Fear of the Evergrande collapse: “Social unrest will be hard to avoid”

Uncertain real estate giant Evergrande brings back memories of the 2008 financial crisis. Is Lehman 2.0 coming? The comparison is flawed, says Mirko Wormuth of the German-Chinese fund Awesome Capital. In an interview with Capital, a Chinese expert explains why the Beijing government needs to act and what it is likely to do.

Evergrande is now known as the Chinese “Lehman moment”. Would a group bankruptcy have equally devastating consequences?

Mirko Wormuth: The comparison between Lehman Brothers and Evergrande is not at all appropriate. The lessons learned from Lehman’s fall were so clear that business leaders, including Beijing’s technocratic ruling elite, would never repeat them. In this case, however, you can quickly get the impression that we are dealing with two realities: Chinese and media from the outside.

What is the reality in China today?

To do this, you need to look at the relevant stakeholders. About 1.4 million apartments have already been paid for, but in many cases not yet built. The buyers are now risking that these apartments will not be completed, despite high advance payments. In the face of possible social unrest, this is currently the greatest threat from the point of view of the Communist Party of China.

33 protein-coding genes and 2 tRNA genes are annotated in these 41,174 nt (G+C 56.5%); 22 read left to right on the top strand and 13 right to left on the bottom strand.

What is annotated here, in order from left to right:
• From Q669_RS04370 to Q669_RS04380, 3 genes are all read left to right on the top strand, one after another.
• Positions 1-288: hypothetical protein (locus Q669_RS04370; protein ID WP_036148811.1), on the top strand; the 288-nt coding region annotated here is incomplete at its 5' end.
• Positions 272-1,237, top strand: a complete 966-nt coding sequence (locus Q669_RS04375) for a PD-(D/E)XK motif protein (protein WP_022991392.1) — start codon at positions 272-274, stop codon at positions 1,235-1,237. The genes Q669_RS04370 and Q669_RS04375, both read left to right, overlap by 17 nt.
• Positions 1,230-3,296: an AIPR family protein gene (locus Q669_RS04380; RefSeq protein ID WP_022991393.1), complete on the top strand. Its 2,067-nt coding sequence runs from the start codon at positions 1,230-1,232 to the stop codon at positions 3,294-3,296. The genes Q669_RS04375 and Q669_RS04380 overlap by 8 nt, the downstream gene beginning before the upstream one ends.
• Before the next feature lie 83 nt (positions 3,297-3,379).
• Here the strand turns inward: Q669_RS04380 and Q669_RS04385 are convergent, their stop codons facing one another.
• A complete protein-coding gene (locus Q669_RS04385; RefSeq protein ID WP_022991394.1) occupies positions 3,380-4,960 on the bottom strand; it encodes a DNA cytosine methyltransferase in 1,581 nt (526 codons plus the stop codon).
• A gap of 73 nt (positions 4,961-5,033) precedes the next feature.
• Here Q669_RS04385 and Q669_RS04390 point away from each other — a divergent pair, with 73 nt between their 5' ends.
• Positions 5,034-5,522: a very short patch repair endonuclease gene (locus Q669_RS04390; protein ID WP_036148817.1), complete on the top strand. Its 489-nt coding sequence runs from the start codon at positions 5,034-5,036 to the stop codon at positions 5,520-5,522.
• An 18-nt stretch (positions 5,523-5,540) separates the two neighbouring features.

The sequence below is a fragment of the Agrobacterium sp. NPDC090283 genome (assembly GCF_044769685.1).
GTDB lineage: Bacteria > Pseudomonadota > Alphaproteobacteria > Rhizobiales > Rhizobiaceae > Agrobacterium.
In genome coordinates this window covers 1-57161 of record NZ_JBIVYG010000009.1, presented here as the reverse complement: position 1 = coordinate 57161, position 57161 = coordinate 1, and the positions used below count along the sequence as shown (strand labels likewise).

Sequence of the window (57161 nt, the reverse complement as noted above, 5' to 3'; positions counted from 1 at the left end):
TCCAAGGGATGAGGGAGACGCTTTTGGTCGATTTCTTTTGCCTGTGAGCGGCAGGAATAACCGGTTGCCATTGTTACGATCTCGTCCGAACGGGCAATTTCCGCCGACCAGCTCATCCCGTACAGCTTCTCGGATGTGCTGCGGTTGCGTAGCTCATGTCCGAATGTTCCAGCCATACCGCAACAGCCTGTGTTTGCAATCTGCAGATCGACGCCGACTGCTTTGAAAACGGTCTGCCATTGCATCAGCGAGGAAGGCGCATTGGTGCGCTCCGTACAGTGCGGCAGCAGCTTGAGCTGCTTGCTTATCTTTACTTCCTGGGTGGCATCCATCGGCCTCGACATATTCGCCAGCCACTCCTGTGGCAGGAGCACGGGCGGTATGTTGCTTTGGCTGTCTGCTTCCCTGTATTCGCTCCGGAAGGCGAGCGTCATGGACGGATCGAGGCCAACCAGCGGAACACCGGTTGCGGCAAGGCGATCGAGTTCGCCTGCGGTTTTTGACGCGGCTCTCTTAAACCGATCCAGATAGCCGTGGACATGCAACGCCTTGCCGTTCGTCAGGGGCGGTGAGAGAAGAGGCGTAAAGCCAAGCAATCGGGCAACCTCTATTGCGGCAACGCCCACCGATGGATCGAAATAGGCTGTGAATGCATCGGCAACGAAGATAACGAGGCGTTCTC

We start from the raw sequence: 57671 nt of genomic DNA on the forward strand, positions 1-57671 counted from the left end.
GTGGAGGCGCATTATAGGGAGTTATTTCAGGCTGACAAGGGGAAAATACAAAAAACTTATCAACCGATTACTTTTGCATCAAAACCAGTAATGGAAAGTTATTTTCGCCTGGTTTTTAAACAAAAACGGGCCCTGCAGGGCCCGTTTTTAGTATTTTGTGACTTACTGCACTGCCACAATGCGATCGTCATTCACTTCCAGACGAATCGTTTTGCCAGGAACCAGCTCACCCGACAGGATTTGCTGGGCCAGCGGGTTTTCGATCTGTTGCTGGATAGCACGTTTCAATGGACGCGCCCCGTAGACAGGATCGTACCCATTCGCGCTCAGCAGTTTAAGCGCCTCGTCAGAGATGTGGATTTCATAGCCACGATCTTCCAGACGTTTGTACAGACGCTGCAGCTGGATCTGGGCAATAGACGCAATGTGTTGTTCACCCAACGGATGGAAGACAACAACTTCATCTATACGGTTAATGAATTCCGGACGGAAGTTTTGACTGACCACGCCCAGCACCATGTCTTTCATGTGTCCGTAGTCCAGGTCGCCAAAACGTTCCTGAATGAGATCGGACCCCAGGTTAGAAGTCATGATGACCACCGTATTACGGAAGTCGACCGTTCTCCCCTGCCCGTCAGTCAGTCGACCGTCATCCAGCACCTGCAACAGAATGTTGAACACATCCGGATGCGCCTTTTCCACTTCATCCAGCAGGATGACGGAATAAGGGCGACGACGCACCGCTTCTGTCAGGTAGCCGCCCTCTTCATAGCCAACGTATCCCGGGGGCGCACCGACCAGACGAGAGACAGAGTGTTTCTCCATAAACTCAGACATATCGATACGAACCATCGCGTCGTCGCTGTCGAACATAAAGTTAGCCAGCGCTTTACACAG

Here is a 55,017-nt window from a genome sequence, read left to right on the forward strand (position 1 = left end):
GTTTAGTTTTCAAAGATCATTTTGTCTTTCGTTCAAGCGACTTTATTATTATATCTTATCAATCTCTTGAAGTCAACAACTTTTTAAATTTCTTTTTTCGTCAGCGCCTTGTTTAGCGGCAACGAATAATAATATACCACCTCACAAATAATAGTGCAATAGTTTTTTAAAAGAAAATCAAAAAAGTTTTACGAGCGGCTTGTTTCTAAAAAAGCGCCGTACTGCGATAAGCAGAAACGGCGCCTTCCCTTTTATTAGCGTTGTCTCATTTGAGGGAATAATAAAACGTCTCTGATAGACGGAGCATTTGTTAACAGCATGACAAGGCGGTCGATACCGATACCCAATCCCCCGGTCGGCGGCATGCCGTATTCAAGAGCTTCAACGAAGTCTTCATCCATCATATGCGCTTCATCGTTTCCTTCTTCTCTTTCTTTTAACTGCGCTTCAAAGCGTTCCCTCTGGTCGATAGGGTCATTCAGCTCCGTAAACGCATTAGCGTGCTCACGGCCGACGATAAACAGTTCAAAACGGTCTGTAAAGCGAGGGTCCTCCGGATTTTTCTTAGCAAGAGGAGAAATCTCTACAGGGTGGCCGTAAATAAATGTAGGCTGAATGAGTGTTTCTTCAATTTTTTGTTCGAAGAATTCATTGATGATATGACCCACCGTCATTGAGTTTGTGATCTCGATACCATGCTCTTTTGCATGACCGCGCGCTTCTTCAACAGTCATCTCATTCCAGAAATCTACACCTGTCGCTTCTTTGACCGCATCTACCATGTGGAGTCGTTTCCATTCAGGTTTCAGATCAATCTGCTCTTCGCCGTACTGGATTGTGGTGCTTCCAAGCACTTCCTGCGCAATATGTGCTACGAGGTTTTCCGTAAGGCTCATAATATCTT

How?

Always remember that in China it is estimated that 80 to 90 percent of the population owns real estate. If Evergrande goes bankrupt and, at worst, takes other real estate companies with it, Beijing will find it hard to avoid civil unrest. Especially since recently the Communist Party has promised “universal welfare”, that is, everyone has a share of the wealth of society.

The banking sector is also concerned about many observers at the moment. What would bankruptcy mean there?

There, of course, bankruptcy would be felt, but the consequences would mainly affect domestic financial institutions. So here, too, the situation is not comparable to Lehman Brothers, as Lehman Brothers was extremely diverse in the US and world economies. On the other hand, Evergrande has 90 percent of its operations in China and therefore credit risk is limited nationally. For smaller banks, insolvency is indeed a serious problem, but for most medium-sized and large banks, loans – although they would, of course, be stuck in loans then – do not generally make up a large proportion.

How bad would the default be for Evergrande investors and investors?